When selecting a vertical or horizontal band saw, you must consider the specific advantages of each machine. User production requirements will then determine which of the two machines is more suitable for your needs. The vertical band saw is recommended for shaping work, simply because it can remove unwanted material both inside and outside. Since the cutting force is uniform on the vertical band machine, clamps and other fixtures are usually not required. However, machining time is low, the downward cutting force is a slicing action, therefore is best used when soft, spongy or honeycomb materials need to be cut without distortion. Vertical band saws come in a range of sizes from small toolroom machines to large production models. Throat depths range from 16” to 60” with band speeds from 35 to 15,000 sfpm and the horsepower from 1 to 15. The horizontal band saw is recommended when speed, high accuracy, low scrap losses and versatility are special priorities in the cutoff operation.

INSPECTION

NON-POWER

  1. Check machine’s bed and structure support components for cracks, breaks or welded repairs. Breaks, even if repaired, can affect the machine’s ability to turn out precision work.
  2. Look in gear boxes and confirm the gears are not chipped or worn down. Worn or faulty gears can cause slippage in the drive and feed mechanisms.
  3. Check all ways and slides for signs of excessive wear. Also, check the machine’s table and saw arm.

UNDER POWER

  1. Listen carefully to all gear boxes while machine is running. Proper coordinating of gears is important for chatter-free work.
  2. Look for backlash in the saw blade, minimum back lash is evident that the drive blade is Smooth and rigid.
  3. Check the clamping mechanism, make sure it works properly for accurate cutting.
  4. Make sure the stock stops operate as they should.
  5. Verify the lift roller mechanism is working properly so that work may be easily moved in and out of the machine.
  6. Check the automatic bar feeder.
  7. Examine the chip clearance system and see that it functions properly.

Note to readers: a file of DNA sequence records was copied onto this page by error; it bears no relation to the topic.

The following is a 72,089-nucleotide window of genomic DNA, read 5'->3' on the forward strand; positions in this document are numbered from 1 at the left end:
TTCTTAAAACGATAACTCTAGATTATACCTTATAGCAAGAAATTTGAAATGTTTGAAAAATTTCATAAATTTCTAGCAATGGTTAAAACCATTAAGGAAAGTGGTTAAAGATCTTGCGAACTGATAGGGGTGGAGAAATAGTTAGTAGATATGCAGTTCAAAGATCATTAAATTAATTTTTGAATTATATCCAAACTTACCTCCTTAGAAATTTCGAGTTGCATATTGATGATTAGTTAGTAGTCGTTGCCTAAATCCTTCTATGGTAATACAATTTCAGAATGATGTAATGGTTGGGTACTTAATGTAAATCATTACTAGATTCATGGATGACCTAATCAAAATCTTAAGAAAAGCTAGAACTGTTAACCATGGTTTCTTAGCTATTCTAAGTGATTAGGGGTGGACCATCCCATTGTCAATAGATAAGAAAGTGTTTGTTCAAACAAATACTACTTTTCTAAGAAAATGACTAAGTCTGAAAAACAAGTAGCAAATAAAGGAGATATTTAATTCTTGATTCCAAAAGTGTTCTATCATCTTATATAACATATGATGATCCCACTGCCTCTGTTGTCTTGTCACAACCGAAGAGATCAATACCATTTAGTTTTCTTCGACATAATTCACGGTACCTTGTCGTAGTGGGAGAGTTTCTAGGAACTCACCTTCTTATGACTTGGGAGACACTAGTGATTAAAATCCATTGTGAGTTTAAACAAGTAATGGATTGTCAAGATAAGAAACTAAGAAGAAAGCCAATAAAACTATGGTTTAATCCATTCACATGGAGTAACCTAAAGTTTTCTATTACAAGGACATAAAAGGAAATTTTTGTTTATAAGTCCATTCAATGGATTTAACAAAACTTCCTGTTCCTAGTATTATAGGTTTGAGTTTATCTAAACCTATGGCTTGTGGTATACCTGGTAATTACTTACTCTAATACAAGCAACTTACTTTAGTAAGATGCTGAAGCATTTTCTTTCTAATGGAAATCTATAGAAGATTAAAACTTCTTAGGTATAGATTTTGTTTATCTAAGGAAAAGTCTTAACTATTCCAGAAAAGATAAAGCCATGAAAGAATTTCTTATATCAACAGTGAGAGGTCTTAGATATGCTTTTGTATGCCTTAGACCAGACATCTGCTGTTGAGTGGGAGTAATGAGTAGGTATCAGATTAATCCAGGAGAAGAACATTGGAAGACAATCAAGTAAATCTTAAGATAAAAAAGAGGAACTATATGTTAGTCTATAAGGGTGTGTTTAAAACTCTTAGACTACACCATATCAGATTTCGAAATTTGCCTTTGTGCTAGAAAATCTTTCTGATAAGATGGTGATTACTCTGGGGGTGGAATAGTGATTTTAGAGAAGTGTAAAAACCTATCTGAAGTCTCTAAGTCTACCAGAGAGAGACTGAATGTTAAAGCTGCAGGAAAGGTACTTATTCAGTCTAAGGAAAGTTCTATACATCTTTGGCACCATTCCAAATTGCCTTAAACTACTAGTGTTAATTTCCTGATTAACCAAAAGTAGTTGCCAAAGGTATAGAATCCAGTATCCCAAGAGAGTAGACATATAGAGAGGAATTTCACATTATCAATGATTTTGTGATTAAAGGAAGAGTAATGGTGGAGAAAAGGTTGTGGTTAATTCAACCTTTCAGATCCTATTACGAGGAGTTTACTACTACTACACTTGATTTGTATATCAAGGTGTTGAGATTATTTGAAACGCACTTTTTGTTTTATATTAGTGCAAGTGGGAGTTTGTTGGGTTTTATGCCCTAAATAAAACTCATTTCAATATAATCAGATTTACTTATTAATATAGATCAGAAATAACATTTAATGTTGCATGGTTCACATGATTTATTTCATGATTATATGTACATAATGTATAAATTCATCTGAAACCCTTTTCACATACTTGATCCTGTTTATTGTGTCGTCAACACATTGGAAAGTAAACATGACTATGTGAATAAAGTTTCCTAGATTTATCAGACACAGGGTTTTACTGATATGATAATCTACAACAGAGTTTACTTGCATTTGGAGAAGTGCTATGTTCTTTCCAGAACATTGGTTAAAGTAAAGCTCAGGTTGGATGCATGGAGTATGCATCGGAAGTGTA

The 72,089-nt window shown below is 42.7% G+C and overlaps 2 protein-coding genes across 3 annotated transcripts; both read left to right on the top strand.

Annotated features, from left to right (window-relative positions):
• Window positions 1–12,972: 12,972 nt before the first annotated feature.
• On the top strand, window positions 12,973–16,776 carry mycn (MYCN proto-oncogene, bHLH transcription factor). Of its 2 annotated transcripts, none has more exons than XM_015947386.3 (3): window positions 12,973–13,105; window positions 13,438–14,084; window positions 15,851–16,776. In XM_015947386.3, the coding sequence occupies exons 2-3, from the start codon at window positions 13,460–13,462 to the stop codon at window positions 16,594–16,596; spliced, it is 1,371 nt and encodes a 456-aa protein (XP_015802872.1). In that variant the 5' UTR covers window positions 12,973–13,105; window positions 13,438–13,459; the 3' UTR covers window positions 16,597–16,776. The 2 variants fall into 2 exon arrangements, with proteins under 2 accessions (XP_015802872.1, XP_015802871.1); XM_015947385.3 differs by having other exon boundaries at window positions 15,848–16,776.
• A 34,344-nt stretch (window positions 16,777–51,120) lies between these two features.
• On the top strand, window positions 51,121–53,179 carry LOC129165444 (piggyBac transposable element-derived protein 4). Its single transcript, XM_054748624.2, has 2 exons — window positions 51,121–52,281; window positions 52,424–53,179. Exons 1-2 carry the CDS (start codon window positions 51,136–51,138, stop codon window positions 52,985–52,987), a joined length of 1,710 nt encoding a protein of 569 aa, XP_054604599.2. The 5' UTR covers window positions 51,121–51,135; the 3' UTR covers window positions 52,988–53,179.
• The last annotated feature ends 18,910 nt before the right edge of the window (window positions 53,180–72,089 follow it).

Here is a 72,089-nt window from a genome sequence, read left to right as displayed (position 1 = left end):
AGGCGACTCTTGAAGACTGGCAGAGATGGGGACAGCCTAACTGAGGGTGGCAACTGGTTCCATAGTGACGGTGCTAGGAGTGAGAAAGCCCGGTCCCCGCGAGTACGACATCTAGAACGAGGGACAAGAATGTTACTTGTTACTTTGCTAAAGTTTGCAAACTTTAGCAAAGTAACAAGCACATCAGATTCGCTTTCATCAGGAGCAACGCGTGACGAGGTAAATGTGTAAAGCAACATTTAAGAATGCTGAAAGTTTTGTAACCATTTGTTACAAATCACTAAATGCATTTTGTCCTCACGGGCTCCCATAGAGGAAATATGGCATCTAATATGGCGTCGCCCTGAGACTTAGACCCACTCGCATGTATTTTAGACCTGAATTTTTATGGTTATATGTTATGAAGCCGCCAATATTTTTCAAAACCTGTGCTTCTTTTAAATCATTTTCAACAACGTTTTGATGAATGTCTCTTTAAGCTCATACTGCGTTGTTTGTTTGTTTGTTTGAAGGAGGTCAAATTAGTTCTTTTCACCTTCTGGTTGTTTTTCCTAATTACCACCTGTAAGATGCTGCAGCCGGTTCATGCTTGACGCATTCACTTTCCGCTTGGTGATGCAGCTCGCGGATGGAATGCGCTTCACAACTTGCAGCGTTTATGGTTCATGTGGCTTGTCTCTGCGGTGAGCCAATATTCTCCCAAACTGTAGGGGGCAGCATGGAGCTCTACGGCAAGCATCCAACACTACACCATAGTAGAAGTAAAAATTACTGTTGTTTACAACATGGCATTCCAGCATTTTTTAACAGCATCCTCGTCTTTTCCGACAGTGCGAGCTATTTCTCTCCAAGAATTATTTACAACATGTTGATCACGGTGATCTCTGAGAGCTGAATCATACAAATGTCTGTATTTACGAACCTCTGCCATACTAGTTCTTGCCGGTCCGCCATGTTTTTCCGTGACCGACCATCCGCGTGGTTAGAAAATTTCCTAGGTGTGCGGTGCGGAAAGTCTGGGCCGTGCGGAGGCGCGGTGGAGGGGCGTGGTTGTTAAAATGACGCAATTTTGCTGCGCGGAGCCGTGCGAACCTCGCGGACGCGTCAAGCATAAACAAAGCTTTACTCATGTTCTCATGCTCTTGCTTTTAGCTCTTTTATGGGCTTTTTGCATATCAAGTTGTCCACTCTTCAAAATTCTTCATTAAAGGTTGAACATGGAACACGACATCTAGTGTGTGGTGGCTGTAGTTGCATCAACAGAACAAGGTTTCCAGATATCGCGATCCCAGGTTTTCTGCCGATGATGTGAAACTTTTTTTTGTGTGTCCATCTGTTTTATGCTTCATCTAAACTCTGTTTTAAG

8. On a power hack saw, see that the force feed and quick return mechanism are properly working.
  9. For hydraulic equipment, look for leaks, noisy valves and pumps.
  10. Run the machine through its complete cycle. See that all feed and speed controls and electrical controls function properly.
  11. Make sure the variable speed adjustment on hydraulic machines are working and that the speeds are adjusted correctly.
  12. After running some work, check the smoothness and uniformity of the finished workpiece and determine if the machine fits your needs.




This is one article in a series of    How to Buy Metalworking Equipment.   Each article showcases and explains a particular type of metalworking machine. They were originally published in the Metalworking Machinery Mailer published by the Tade Publishing Group.

Links to other articles in this series:

How to Buy Automatic Screw Machines   |   How to Buy a Press Brake   |   Understanding CNC Machining and their Controls   |   How to Buy Shears   |   How to Buy Saws   |   How to Buy a Horizontal Boring Mill   |   How to Buy a Hydraulic Press   |   How to Buy Shapers   |   How to Buy Low-Cost CNC   |   Improving your older machines   |   How to Buy Straight-Side and Mechanical Presses   |   How to Buy Drilling Machines   |   How to Buy a Vertical Boring Mill   |   How to Buy a Broaching Machine

How to Buy Saws